Which Platform to Choose?

Fees are one of the major considerations when choosing which platform to use for your investments. These can vary considerably between platforms so you are best to get a solid handle on fees before commencing. Take into account platform fees and trading fees should that be relevant to your requirements. Many ISA accounts also charge a small fee which you should ensure you are aware of as these can really start to eat into any profits you make. Ensure that the fees are relevant to the size of the investment fund you have.

It is also prudent to check the minimum investment amount. As stated previously, should you wish to start small and work your way up, there are platforms that offer investments for as little as £1 which is a good way to practice before committing large sums of money.

Ensure you are familiar with any features you may require to maximise on your investments. Auto deposit features allow you to set a fixed amount to invest straight after payday, ensuring you pay yourself first and funds are automatically transferred across without you having to facilitate the process. There can also be the option to automatically invest anything over a certain amount in your current account, as well as rounding up features.

The Best Way to Invest £100

£100 may not seem like a large investment amount, but some smart decisions at the start can soon help see your money grow. We would advise for this amount that you find a platform with zero platform fees as even a fee of £1 per month can soon erode any returns you make. Platforms such as Wombat will only implement the £1 per month fee once your account reaches a minimum of £1,000 so this would make a good starting point. Another platform to consider is Wealthify who charge a percentage fee of 0.6% of your total investment amount which is equal to £0.60 on an investment of £100.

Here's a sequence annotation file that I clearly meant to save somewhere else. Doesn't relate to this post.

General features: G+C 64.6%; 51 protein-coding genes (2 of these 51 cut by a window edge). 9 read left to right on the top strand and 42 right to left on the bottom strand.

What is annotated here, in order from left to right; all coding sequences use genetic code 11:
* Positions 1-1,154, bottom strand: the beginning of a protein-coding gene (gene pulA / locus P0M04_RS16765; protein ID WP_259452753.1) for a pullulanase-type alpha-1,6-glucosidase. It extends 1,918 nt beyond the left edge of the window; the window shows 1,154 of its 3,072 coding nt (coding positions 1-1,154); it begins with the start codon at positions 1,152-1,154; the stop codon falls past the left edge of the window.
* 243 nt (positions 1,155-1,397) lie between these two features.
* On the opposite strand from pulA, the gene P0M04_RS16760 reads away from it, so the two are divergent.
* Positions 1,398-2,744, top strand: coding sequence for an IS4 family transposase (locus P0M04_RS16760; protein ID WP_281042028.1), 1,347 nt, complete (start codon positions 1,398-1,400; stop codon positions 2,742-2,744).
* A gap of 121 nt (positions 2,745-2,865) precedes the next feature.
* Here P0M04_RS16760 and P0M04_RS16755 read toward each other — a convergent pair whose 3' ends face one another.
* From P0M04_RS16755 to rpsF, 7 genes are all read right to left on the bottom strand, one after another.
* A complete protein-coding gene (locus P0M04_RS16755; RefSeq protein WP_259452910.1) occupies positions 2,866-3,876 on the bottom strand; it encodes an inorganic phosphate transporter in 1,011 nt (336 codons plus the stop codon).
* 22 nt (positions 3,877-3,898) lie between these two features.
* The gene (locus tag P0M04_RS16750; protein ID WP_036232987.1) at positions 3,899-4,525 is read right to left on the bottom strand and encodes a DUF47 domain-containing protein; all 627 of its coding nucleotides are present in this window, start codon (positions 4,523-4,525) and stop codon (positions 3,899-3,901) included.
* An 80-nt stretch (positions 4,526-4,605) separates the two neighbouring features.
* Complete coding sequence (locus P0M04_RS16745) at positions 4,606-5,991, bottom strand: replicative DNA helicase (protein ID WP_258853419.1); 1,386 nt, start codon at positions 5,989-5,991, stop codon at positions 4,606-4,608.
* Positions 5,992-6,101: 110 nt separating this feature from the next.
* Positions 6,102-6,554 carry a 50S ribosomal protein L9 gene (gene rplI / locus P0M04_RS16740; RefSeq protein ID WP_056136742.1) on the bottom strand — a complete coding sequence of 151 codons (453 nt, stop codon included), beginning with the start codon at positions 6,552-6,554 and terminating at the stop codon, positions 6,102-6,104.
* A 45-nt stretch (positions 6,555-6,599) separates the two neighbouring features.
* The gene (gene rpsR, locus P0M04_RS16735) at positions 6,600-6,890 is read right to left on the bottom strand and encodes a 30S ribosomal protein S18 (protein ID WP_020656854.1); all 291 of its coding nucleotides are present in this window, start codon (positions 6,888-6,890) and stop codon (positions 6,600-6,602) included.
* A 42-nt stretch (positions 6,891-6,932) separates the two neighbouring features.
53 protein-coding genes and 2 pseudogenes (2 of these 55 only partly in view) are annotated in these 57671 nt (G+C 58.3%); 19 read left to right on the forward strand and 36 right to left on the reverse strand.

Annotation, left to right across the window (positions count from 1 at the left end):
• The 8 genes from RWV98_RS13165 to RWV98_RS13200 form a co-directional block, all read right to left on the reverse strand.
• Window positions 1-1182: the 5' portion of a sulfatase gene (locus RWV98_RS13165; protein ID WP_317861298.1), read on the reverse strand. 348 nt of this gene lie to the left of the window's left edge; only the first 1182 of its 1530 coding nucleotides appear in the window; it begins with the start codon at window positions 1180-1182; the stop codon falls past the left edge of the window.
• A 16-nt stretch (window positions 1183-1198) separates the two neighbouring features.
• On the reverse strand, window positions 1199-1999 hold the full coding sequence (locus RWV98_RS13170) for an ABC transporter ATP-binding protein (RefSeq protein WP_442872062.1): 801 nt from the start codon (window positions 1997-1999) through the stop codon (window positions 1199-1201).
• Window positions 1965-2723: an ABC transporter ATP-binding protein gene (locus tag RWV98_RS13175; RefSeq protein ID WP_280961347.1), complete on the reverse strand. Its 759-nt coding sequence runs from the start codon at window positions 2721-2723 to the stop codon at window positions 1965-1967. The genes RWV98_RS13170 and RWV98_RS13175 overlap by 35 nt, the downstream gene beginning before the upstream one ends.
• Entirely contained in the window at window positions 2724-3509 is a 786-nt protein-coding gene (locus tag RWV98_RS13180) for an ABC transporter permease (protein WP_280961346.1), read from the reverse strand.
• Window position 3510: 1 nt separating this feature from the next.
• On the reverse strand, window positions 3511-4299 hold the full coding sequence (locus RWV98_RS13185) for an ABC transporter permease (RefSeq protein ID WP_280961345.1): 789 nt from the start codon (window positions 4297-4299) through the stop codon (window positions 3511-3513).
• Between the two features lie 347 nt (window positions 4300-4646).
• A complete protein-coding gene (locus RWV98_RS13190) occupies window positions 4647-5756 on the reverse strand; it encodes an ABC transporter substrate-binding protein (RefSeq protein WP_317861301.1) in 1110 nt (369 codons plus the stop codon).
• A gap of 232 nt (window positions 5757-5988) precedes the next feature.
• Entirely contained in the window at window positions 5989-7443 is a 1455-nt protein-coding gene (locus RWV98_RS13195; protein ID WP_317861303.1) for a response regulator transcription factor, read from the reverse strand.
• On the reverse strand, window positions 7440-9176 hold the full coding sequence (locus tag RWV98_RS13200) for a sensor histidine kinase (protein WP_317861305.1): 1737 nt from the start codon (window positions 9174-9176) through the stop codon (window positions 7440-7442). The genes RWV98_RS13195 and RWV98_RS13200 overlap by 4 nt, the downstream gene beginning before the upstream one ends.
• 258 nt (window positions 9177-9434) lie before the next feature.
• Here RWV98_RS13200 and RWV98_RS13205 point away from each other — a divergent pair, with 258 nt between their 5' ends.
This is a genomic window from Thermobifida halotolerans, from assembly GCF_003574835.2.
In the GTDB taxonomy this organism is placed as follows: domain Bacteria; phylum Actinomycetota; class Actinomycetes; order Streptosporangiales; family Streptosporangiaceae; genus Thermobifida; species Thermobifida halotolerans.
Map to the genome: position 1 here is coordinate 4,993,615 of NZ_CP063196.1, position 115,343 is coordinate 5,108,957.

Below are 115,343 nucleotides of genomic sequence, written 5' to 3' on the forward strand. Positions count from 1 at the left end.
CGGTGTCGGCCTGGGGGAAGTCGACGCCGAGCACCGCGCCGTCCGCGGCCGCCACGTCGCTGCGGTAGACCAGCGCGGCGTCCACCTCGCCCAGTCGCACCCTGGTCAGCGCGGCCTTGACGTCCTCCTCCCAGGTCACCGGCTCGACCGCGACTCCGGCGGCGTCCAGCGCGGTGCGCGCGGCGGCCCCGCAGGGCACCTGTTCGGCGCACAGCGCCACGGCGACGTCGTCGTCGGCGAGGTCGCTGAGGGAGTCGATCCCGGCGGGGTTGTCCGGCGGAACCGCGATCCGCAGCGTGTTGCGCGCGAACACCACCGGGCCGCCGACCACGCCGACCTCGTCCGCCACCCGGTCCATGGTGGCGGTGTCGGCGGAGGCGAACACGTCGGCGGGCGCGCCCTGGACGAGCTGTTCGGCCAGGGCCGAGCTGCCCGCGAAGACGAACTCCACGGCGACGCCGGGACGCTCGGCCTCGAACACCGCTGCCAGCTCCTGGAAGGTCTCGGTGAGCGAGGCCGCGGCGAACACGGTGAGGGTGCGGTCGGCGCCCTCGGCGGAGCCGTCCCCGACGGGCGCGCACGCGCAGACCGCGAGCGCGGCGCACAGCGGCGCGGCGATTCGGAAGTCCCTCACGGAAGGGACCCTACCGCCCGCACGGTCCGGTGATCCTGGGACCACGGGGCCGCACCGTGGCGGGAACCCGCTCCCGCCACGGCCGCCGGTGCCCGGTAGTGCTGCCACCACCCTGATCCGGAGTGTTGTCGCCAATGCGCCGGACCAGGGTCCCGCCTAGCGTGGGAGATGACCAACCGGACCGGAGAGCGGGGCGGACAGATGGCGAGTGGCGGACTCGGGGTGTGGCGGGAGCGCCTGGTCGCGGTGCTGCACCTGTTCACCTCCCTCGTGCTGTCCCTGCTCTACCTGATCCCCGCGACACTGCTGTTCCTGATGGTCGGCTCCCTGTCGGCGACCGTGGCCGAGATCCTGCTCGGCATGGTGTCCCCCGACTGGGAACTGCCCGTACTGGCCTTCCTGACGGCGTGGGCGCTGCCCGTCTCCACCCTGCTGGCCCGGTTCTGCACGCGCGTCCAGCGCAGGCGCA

Best Platform to Invest £100 Right now?

Rank Advisor Description Platform
1 Nutmeg The best platform to start investing with just £100 today is Nutmeg. New accounts opened with Nutmeg can get 6 months 0% Portfolio Management Fees* Open an Account

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Peter Field – CFA

As a financial analyst and the chief editor at InvestingReviews.co.uk, I write about how accessible investing can be for everyone. I hope you find my guides and reviews helpful.